Robots are Setting The Beauty Standards of Our Future

Curated by Claudia Shannon / Research Scientist / ishonest

"Well, everything comes from Miquela," insists Nicole de Ayora, chief content officer at entertainment company Brud. She is referring to her employer's hero product, a 19-year-old digital apparition named Lil Miquela. "We're just her managers; she's acting alone. Her life will continue to evolve. She just found out she was a robot," de Ayora says, pausing to search her memory, "I guess, two years ago, now? So she’s still figuring out what that means. And she’s been an influencer since she was born."

On Flaviana: Louis Vuitton top. Cult Gaia and Monica Sordo earrings. Makeup colors: Fill & Fluff Clear Eyebrow Pomade Pencil and SFX Créme Colour Face & Body Paint in Red by Nyx. Fashion editor: Rajni Jacques. Hair: Shingo Shibata. Makeup: Jezz Hill.

Since the goddess Isis presided over the people of ancient Egypt from wall- length glyphs and spoken lore, humans have been obsessed with projecting their dreams, woes, loves, ethics, and morals onto the most beautiful and successful among them. Before long, Cleopatra championed eyeliner and courted peace over Egypt. Then we had the regents of Europe; then it was aristocrats; then actors, musicians, supermodels. Our paragons follow wherever our eyes take us, from churches to smartphones. Influencers, the Egyptian gods of today, command the lion's share of public attention.

Miquela is certainly the first influencer to combine CGI with real- world photography, but she’s 60 years late to the title of "first nonhuman influencer." The true first has earned billions holding down a diverse hot-pink rainbow of careers: Barbie was invented not as a toy, but as a svelte canvas on which young girls could project their hopes and dreams. And then that canvas was sold as a toy. Despite lacking a respiratory system, Barbie still issues missives (like "If you can dream it, you can be it!") to an eager public. She is discussed in the third person. She is as real as Miquela and Rihanna, and potentially wields more power than both combined. At age one and a half, a child learns to identify their mirror image as a representation of their self. They meet Barbie at around age three.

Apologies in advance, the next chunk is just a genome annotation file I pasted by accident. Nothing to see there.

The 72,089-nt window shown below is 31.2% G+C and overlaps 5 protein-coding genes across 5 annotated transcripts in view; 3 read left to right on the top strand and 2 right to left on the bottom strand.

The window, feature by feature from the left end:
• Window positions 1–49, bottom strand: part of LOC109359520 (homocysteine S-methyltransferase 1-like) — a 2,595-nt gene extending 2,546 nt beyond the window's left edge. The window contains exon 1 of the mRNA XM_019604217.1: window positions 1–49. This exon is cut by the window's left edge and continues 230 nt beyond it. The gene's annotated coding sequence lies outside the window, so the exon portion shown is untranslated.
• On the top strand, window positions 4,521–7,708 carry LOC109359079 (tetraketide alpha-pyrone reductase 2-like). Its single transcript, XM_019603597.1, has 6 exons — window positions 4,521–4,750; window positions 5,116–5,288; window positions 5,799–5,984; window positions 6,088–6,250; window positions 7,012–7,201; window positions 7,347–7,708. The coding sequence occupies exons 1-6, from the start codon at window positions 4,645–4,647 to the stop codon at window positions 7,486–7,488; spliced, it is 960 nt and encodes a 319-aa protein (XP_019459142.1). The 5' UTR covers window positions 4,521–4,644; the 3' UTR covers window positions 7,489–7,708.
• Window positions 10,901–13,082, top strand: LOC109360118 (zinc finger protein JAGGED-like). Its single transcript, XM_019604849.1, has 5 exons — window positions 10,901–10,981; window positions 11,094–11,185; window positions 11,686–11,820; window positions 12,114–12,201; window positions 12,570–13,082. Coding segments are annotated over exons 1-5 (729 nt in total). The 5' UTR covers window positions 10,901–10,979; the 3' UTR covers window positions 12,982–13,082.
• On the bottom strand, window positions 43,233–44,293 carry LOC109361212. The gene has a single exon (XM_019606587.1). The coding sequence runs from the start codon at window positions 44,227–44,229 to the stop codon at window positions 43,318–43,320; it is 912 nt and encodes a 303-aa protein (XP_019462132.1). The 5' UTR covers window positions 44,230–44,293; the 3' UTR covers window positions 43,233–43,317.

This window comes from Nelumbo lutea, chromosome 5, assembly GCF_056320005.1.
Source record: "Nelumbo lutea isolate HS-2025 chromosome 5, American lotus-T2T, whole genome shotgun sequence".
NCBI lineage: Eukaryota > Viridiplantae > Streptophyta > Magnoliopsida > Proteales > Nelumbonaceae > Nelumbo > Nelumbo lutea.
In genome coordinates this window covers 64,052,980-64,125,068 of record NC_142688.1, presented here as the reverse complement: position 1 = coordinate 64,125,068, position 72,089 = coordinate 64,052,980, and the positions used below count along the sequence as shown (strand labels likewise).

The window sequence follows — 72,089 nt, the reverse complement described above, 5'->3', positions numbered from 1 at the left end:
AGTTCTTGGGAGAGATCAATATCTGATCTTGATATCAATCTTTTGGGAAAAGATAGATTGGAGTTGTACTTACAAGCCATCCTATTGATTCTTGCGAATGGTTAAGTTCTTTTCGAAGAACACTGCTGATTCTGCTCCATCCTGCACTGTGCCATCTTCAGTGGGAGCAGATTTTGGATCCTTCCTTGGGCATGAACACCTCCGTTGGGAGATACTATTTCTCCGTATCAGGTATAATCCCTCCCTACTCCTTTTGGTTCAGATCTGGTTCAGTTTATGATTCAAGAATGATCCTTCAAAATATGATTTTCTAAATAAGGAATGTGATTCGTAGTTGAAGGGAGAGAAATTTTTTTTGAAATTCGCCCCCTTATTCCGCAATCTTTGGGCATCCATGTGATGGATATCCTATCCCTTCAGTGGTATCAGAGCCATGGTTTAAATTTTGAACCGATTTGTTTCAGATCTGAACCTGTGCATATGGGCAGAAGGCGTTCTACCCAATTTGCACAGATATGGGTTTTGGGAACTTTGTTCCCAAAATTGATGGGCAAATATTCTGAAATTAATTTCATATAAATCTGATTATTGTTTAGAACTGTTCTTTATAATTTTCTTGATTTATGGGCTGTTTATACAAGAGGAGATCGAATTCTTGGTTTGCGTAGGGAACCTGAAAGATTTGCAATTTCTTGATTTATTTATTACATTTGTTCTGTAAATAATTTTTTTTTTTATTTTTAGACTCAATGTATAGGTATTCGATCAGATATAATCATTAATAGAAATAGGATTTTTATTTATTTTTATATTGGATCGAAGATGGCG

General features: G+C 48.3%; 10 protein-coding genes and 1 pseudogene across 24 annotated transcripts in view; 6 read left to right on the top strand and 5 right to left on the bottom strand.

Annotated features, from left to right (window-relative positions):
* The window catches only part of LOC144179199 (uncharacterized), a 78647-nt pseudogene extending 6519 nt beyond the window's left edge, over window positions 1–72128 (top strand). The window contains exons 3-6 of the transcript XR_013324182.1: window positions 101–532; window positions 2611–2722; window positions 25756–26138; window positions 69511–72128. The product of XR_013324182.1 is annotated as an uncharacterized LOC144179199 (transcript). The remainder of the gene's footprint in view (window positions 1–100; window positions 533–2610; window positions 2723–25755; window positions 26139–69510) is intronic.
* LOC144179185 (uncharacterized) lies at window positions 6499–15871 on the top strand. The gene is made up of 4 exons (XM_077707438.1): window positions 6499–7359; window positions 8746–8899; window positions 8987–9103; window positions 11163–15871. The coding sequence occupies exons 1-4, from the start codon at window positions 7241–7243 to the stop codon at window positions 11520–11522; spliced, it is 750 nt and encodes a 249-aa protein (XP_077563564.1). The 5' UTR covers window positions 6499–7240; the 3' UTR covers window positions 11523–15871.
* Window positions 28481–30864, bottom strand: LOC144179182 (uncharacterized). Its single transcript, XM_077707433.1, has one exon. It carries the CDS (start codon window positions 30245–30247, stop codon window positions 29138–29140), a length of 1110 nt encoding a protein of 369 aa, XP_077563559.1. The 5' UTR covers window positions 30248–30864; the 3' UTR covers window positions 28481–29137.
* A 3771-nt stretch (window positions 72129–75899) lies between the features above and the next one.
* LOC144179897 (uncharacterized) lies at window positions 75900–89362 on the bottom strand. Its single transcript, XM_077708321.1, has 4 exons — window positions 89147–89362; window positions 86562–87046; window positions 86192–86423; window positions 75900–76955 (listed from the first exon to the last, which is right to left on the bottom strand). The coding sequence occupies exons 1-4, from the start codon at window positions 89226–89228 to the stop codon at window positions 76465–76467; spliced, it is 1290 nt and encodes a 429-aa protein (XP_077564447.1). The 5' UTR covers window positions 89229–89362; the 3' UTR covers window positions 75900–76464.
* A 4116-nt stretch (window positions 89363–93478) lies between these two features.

Brud, de Ayora assures me, has the technology to make Miquela look as real as a kick to the head, but the company prefers to keep the seams visible (literally poreless skin, bangs that defy gravity) — the visual cue that she is digitally created is important to her overall appeal. "I have a little quote from Miquela on this, as well," de Ayora says, before reading what appears to be a prepared statement from the influencer: "She says: 'Real means whatever you want. Is Kim Kardashian real? Is there a guy who thinks of himself as the Tiger King? I think real is whatever you believe in, and whatever you want to believe in.'"

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